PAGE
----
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The Treasure Box is the Tool Box

Text by: Sue E. Peterson, author of The Mourning Run

When I was nine, my dad had an accident, which left him handicapped. He had to leave his well-paying job for one that yielded half the wages. To make up the difference, Mom went to work in food service at the local high school, and we had to sell the ranch we lived on and move to a smaller house.

I never really understood how difficult this might have been for my parents until I became one. As a kid, I just remember visiting my dad in the hospital, looking for new houses, and seeing my swing set strapped to the back of the moving van when we left one house for another.

I still had a field to play in, though it was down from 40 acres to five, but I came home to an empty house after school for the first time in my short life.

When things had settled down and Dad was steadily working his job at the dairy, I recall Mom taking me shopping for clothes one Saturday. For some reason that shopping trip stands out in my mind. I assume that's because I hadn't been shopping for quite some time.

I have no memory of a conversation with my parents about "tightening our belt" during that period. Things just seemed to go on as normal in my tiny little life.

But when I grew up, and the responsibilities of family became my reality, I began to put my parents' trial in perspective: suddenly my husband is injured for life, and his salary is cut in half. After being a homemaker for all my married life, I take a job in a school cafeteria, at age 49, for minimum wage. Add to it the fact that I have to sell my dream home, pack it up, and move to a smaller home that needs a fair amount of work. (The first winter we lived there, I came home from school one rainy afternoon to find the entire kitchen ceiling had caved in because of an unknown leak. Talk about lovely.)

© Felicity Maria Photography

As a nine-year-old, I thought starting over in a new school in fourth grade was tough. Ha!

Fast-forward twenty years. I have five little girls, the oldest is six (don't ask me how we survived all those kids so close together, I have no clue, but that's a whole other story), and my husband comes home from work one afternoon and tells me he's lost his job.

The next few years were a blur of cooking cheap foods from scratch, sewing little girl clothes from hand-me-down fabric and patterns, and making do with one old, used, station wagon we affectionately called La Bamba.

But ask my daughters what they remember from that time, and I doubt they will recount belt tightening speeches and lessons on budgeting. The husband and I just rolled up our sleeves, hunkered down, worked hard, and tried to move ahead as best we could. I became pretty resourceful, and the husband wasn't too proud to take any job he could find.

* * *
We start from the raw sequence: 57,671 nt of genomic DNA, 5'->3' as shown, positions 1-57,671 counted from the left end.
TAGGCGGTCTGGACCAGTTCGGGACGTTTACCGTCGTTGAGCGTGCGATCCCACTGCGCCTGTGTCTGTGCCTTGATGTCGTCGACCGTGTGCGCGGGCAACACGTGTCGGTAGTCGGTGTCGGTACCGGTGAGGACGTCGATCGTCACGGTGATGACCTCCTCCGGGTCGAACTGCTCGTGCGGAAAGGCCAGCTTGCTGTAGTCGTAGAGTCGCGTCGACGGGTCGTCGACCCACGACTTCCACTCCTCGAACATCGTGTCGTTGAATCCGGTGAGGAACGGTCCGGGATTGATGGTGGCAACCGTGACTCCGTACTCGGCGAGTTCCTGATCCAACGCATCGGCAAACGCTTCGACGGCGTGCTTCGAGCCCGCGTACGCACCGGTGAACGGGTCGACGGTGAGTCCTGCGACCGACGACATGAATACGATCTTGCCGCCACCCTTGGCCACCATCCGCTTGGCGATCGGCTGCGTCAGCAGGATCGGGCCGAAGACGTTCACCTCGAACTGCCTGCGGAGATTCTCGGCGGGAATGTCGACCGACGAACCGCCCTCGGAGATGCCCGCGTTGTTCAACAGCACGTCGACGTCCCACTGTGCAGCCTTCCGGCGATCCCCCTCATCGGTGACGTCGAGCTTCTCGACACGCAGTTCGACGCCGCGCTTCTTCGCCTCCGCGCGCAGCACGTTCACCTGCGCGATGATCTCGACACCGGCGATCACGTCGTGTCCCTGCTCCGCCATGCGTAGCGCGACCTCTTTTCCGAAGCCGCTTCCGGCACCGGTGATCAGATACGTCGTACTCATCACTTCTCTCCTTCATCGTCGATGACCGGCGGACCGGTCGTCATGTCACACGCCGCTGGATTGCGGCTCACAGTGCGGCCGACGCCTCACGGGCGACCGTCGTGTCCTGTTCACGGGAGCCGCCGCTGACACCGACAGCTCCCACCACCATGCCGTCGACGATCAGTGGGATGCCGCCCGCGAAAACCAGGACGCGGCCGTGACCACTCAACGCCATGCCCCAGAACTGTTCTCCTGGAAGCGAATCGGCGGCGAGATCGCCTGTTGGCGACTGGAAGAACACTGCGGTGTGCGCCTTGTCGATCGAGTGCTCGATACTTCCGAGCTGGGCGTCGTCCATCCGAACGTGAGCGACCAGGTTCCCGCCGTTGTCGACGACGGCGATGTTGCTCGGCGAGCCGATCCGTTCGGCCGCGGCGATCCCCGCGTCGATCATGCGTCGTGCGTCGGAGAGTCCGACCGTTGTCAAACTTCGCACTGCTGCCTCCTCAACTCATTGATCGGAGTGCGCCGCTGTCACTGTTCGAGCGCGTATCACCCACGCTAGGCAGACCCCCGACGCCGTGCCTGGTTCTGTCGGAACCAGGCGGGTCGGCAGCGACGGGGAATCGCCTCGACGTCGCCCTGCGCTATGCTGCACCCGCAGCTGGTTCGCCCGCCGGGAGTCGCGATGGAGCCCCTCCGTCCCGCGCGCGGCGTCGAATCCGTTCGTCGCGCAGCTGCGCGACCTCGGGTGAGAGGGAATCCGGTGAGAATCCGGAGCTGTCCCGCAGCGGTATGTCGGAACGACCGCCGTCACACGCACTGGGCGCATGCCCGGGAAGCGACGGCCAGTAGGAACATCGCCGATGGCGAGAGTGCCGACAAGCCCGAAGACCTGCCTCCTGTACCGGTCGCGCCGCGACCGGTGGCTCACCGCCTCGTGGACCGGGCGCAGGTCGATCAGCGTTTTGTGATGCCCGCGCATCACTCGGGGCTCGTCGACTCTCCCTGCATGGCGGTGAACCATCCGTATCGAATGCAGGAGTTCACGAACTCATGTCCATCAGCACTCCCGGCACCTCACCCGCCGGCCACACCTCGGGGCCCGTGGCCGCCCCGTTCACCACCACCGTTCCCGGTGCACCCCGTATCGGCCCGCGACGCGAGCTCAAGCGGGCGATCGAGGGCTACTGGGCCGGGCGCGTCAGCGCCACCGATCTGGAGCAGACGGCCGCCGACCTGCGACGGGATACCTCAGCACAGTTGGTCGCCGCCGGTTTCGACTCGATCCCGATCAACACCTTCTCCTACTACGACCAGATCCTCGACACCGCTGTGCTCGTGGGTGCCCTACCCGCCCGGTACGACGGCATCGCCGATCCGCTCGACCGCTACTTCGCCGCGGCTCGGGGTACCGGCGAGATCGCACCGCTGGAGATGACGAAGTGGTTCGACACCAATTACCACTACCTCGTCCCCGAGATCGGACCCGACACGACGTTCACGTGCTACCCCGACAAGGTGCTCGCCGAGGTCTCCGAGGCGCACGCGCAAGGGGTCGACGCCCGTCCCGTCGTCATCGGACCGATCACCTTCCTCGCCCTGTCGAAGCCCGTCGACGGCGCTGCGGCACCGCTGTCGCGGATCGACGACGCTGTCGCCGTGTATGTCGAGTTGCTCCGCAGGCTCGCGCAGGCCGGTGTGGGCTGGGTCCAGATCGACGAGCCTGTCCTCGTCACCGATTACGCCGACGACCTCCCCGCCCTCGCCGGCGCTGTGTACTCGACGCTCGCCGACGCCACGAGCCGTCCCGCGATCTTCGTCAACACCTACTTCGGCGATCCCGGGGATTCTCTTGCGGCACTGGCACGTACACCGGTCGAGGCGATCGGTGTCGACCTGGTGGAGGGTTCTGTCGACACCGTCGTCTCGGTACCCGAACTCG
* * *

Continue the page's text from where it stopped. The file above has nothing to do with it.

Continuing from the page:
My parents left this life on stable financial footing. This was because of their continued hard work and sacrifice. My days of sewing the basics have passed for us, but the character traits gained during those times live on.

Money — the lack of it, or the abundance of it — is a great sifter of human character. A friend once said, "Money doesn't change you, it just makes you more of what you already are." If you're a generous soul, you'll share what possessions you have, whether they be great or small.

Biblically we are taught, "Where your treasure is, there will your heart be also." Perhaps this is because your treasure defines your heart. My parents lost many of their treasures when I was nine, but through their trials they cultivated qualities that endure long after dollar bills have turned to dust.

Perhaps, then, our treasures are our teaching tools? They are used to refine us, like gold. If we live in poverty during our lives, does it blemish or burnish us? If affluence is our test, do we use what we have to bless the world around us? Or do we hold it close to our chest, like a shield around our heart?

Treasure comes and goes. In this economic climate it can be here one day and gone the next. What doesn't disappear is who we are innately. We decide if we're rich or poor in spirit, no matter what the checkbook says. If we look at our monetary treasures for what they really are — things of this world only — perhaps they won't control us, but be implements that fashion what we can become. And what we are now, and can become, are much more valuable than any treasures on earth.